“I saw it many times when security teams were invited to the party when all is done and almost finished. The security guys have a very short time slot in order to fine-tune it—if they are actually allowed to touch it.”
—Dmitry Kurbatov, SecurityGen

Some of the above difficulties could be attributed to the fact that telcos are inexperienced when it comes to cloud security, says Nohl. But they also may be taking shortcuts. Often operators are “lifting and shifting” preexisting software components into containers, Nohl said, but many of the settings designed to isolate containers from one another prevent the software from working as it should. Rather than rewriting code, developers often simply remove these protections, says Nohl. “Those shortcuts we see everywhere now,” he says.

“Network operators are having to move into a new operating model that’s significantly different than what they’ve done in the past,” says Eric Hanselman, chief analyst at 451 Research. “The reality is that telcos have never had to deal with these levels of software development or low-level infrastructure management before. They always rely on their suppliers for this.”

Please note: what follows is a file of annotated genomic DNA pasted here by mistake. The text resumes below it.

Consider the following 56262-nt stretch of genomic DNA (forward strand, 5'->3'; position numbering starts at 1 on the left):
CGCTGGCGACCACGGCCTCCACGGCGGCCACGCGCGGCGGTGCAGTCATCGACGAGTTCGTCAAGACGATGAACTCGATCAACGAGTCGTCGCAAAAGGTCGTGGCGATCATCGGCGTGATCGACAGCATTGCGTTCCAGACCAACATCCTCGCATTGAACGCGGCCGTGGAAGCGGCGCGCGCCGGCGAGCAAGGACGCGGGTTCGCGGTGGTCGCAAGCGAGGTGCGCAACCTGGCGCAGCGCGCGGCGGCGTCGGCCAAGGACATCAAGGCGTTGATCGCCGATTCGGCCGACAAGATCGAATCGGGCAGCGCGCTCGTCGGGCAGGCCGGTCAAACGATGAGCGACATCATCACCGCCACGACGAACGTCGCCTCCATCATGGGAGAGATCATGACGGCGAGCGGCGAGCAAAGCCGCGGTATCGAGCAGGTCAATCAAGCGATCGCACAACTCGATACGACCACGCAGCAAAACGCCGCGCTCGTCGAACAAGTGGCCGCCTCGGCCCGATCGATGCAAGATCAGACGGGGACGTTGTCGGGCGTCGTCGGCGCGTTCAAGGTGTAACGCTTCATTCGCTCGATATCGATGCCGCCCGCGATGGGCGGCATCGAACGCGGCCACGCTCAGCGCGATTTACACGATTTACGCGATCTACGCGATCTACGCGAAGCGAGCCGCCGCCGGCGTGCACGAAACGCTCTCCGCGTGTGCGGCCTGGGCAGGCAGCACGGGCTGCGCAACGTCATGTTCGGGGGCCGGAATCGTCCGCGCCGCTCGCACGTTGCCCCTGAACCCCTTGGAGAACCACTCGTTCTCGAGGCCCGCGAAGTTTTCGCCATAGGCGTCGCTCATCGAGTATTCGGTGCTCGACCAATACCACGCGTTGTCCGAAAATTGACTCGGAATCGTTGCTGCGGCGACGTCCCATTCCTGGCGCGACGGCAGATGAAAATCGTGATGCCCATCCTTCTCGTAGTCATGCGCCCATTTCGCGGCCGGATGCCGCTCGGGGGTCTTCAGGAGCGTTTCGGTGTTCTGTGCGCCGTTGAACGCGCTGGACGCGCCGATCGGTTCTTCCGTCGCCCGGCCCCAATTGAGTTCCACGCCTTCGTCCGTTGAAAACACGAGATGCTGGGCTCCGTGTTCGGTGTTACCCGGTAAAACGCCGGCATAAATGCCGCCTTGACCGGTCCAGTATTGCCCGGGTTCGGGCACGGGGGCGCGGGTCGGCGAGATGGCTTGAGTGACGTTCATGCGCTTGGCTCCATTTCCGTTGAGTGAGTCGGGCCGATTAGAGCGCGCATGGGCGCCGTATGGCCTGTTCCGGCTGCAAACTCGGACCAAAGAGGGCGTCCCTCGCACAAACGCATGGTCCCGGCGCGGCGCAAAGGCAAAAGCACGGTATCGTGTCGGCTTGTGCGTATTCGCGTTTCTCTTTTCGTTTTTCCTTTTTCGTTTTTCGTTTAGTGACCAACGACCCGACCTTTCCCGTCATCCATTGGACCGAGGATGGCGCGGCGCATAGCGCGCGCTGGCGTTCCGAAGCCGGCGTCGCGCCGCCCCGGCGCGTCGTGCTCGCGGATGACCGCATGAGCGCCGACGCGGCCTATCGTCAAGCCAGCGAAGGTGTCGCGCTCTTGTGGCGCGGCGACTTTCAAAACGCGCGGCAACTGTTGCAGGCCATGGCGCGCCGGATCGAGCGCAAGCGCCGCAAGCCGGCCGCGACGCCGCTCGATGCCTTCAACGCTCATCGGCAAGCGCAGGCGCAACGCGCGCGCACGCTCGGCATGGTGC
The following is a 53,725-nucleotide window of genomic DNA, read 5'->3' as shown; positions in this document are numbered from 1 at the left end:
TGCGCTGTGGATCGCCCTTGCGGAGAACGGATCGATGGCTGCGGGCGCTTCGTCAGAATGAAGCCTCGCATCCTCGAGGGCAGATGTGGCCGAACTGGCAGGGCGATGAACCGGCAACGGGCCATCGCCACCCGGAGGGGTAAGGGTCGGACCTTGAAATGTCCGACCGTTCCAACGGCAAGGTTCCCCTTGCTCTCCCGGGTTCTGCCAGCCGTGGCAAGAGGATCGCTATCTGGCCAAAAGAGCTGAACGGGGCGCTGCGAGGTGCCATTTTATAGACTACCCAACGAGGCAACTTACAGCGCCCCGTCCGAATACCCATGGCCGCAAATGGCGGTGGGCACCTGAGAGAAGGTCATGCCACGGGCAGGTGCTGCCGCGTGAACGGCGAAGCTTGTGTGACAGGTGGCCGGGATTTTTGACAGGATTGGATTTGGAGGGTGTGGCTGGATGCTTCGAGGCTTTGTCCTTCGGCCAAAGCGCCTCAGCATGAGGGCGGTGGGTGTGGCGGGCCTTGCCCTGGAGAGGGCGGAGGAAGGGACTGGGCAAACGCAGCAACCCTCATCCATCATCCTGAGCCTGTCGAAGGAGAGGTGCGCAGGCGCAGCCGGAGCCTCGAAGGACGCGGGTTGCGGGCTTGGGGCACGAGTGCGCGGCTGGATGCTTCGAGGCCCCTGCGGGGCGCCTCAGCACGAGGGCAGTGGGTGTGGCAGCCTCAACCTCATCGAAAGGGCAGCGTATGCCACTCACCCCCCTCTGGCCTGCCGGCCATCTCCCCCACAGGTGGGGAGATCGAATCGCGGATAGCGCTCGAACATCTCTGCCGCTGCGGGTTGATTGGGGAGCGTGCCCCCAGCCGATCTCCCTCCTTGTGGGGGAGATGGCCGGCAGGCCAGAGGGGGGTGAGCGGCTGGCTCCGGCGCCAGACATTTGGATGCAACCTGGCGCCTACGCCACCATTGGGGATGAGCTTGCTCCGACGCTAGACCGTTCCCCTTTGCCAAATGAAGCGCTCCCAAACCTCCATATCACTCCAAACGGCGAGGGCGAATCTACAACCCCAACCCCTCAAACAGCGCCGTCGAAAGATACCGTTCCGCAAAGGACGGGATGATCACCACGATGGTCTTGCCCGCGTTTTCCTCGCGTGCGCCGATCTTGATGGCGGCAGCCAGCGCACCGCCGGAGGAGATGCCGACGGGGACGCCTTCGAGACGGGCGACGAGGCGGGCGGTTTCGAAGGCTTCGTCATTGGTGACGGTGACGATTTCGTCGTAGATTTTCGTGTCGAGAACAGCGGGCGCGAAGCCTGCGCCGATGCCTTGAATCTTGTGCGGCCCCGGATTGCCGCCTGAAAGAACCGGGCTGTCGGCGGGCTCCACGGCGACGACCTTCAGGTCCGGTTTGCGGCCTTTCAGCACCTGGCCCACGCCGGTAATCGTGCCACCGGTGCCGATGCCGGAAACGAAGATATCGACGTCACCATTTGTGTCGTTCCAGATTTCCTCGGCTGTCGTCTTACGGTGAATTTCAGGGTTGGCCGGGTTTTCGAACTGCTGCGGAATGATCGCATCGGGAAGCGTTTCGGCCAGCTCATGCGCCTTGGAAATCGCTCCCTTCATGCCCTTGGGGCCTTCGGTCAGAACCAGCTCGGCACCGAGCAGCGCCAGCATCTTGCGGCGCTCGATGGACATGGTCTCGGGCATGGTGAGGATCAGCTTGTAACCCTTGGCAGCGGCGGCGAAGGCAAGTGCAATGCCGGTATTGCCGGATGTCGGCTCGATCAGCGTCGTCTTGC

While the shift toward Open RAN and the growing virtualization and “cloudifcation” of networks is unlocking more choice and functionality for operators, says Hanselman, it has also thrust them into the unfamiliar role of system integrator, responsible for securing the entire supply chain.

Xavier Costa Pérez, head of 5G networks R&D at NEC Laboratories Europe, disputes that operators are behind the curve when it comes to 5G security. While he admits that the transition to more virtualized networks entails inevitable risks, he says major players are investing heavily in security and partnering with cloud providers to tap into their security expertise. “I think the telco industry is very much aware that this can be a big issue,” he says. “It’s critical for survival, so I don’t think it’s taken lightly at all.”

It’s also important to remember that these kinds of highly virtualized networks still represent only a small portion of the 5G infrastructure today, probably less than 10 percent, says Costa Pérez. And all operators have backup 4G networks that they can switch to in the event of any problems.